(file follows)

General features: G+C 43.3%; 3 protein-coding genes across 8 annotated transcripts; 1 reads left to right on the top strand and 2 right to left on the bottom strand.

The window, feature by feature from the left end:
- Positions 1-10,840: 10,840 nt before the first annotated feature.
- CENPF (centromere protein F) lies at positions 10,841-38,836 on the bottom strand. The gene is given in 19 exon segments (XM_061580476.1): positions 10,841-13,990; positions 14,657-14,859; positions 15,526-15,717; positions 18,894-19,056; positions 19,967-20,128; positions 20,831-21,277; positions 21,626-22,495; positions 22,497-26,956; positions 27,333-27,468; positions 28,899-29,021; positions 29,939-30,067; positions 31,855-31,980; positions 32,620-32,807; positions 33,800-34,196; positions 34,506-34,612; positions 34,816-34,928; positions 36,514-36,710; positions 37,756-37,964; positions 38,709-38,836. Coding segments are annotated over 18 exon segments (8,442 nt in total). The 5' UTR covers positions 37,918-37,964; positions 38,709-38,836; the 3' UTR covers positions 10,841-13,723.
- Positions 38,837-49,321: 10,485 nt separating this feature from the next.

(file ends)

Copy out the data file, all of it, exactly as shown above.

General features: G+C 43.3%; 3 protein-coding genes across 8 annotated transcripts; 1 reads left to right on the top strand and 2 right to left on the bottom strand.

The window, feature by feature from the left end:
- Positions 1-10,840: 10,840 nt before the first annotated feature.
- CENPF (centromere protein F) lies at positions 10,841-38,836 on the bottom strand. The gene is given in 19 exon segments (XM_061580476.1): positions 10,841-13,990; positions 14,657-14,859; positions 15,526-15,717; positions 18,894-19,056; positions 19,967-20,128; positions 20,831-21,277; positions 21,626-22,495; positions 22,497-26,956; positions 27,333-27,468; positions 28,899-29,021; positions 29,939-30,067; positions 31,855-31,980; positions 32,620-32,807; positions 33,800-34,196; positions 34,506-34,612; positions 34,816-34,928; positions 36,514-36,710; positions 37,756-37,964; positions 38,709-38,836. Coding segments are annotated over 18 exon segments (8,442 nt in total). The 5' UTR covers positions 37,918-37,964; positions 38,709-38,836; the 3' UTR covers positions 10,841-13,723.
- Positions 38,837-49,321: 10,485 nt separating this feature from the next.